Periodontal Hygienists, Kaiser Likely to Face Arbitration Over Union Contract

Kaiser is planning to eliminate the classification of periodontal hygienist from its next union contract, instead sending periodontal patients to the general hygienist pool
The Lund Report

 

 

April 26, 2013 – Jackie Farlinger-King has worked for Kaiser Permanente as a periodontal hygienist – treating only patients with gum disease – since the mid-1980s, and has been a hygienist with Kaiser for 32 years.

But last September, she learned that her position may be phased out. Jeffrey Carr, an organizer with the Oregon Federation of Nurses and Health Professionals, which represents hygienists at Kaiser, said that's when the union learned that Kaiser Permanente Northwest intended to sunset the periodontal hygienist classification in its next contract.

That doesn't mean Farlinger-King and her colleagues will necessarily lose their jobs. According to Kaiser, 19 of its 144 dental hygienists perform only periodontal care -- and union spokespeople say these hygienists will likely face a pay cut and a change in job description rather than a pink slip. Carr said periodontal hygienists make $2.59 more per hour than Kaiser's other hygienists do.

The proposal looks like a cost-cutting measure to the union, which says Kaiser could save $1 million over the next 10 years by striking the classification from its contract. That figure is consistent with numbers crunched by The Lund Report, assuming the pay differential and number of periodontal hygienists were to remain consistent over a 10-year time period, and that everyone would work 40-hour weeks and 50-week years.

Kaiser officials say it's not about money, but broadening patients' access to care at Kaiser Permanente Northwest, the only branch of the multi-state health maintenance organization that offers dental services.

“In discussions with OFNHP, we have proposed to broaden the scope of care services performed by both groups so that all of our hygienists are providing dental and periodontal hygiene services, to the fullest extent of the their schooling and licensure,” said a written statement from Kaiser spokesperson David Northfield. “We continue to work in good faith with OFNHP to meet our members needs while honoring the terms of the collective bargaining agreement.”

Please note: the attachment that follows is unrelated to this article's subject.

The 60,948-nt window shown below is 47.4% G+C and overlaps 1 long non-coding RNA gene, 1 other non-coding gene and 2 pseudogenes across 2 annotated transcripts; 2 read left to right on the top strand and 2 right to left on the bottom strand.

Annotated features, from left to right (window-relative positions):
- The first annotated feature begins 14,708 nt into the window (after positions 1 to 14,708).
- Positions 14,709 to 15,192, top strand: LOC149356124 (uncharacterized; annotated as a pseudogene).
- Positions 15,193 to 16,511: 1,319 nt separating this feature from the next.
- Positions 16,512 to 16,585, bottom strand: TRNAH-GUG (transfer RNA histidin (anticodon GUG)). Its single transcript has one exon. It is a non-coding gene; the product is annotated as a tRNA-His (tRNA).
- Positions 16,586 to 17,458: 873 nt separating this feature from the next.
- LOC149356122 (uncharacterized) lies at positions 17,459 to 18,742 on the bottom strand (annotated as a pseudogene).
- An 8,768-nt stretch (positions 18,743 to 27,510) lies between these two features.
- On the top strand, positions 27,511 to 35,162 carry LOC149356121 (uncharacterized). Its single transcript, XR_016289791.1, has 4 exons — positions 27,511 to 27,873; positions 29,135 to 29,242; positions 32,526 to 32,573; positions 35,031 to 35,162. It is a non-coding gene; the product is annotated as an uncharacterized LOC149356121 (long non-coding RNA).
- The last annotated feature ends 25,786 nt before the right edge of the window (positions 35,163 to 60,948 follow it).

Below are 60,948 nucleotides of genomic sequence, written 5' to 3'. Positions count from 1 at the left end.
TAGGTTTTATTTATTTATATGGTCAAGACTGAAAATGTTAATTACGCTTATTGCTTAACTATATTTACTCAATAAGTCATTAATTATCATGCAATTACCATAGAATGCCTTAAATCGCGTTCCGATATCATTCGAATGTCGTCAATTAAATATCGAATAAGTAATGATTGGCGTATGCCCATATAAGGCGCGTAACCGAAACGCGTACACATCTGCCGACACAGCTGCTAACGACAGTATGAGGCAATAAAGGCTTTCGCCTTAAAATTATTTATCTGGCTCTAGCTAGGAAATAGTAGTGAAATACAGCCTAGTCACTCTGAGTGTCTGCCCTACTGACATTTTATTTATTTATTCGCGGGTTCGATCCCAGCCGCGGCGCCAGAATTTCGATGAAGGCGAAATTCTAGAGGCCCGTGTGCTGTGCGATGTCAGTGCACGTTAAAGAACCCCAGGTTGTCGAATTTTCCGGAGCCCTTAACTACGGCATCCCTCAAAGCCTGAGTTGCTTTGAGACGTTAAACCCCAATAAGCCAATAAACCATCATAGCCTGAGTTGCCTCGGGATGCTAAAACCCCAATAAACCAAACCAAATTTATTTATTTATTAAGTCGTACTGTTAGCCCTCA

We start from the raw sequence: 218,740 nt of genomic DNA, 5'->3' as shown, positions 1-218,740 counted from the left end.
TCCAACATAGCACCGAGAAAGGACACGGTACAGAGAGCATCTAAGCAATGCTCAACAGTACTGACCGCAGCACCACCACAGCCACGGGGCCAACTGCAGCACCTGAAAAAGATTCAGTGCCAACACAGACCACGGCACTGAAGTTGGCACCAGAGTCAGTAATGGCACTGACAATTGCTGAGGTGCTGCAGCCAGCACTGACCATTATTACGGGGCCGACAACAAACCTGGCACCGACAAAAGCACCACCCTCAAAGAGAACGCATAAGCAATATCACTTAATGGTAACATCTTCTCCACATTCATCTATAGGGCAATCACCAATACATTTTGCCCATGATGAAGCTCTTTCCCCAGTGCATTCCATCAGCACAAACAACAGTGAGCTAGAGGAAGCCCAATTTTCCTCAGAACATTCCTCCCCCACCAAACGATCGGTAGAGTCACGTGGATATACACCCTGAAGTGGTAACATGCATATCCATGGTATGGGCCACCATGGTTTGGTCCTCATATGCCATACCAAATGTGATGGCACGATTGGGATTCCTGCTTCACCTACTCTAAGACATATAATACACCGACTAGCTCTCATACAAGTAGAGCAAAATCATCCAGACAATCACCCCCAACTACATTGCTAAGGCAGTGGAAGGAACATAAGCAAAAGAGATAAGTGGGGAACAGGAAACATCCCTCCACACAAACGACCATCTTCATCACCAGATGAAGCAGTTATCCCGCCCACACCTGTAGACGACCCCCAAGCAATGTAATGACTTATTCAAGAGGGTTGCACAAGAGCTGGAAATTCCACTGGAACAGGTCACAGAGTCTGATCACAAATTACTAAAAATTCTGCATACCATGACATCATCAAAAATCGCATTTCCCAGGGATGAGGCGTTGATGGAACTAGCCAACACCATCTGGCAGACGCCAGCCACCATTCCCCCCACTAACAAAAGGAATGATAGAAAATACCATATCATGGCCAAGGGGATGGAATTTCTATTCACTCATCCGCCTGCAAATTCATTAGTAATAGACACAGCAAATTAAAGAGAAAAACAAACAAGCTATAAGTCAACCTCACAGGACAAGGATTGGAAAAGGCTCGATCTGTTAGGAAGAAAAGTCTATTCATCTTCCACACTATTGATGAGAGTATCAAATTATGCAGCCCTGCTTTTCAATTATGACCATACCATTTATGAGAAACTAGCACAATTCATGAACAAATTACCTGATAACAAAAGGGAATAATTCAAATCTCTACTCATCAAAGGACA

Carr said the union began trying to negotiate the contract last fall, but has so far failed to reach an agreement and expects to head into arbitration later this year

“They don't have the right to just unilaterally negotiate a position off the page of a contract,” Carr said, adding he feels the union has a very solid case. “We have attempted on many occasions to work this thing out.”

All dental hygienists in the state are licensed by the Oregon Board of Dentistry, and there isn't a separate or supplemental licensing requirement for periodontal services. Instead, hygienists receive a certain amount of training and experience with Kaiser's periodontists to qualify for the classification, Farlinger-King said.

“The general hygienists are supportive of this effort,” Farlinger-King said in reference to the union's campaign. On Wednesday, protesters handed out flyers to passersby – including people walking into the Kaiser building – urging people to contact Kenneth Wright, the executive director of Kaiser's dental care program, and file a complaint.

“Overwhelmingly, in our bargaining unit, our concern is about the care patients are going to receive,” Farlinger-King said. Since she and her colleagues only see patients with a history of chronic gum disease, they have a sense of their patients' histories and how their teeth and gums have changed over the course of their care – which would be lost if periodontal patients are referred to the larger pool of hygienists.

Carr said Kaiser has offered to expand training for dental hygienists to teach them more about providing periodontal care, but so far has been vague on the details. “We haven't seen any concerted effort to bring them up to the level of a periodontal hygienist,” he said.

According to the Centers for Disease Control and Prevention, half of US adults over 30 have some degree of periodontal disease, although just 8.5 percent are considered to have severe gum disease. In adults over 65, prevalence is higher: 70 percent of seniors have some degree of gum disease, and 23 percent have severe gum disease.

Kaiser Permanente Northwest's dental program is among the largest group dental practices in the country, operating 16 dental offices in Oregon and Washington and serving 200,500 members.

Christen McCurdy can be reached at christen@thelundreport.org.

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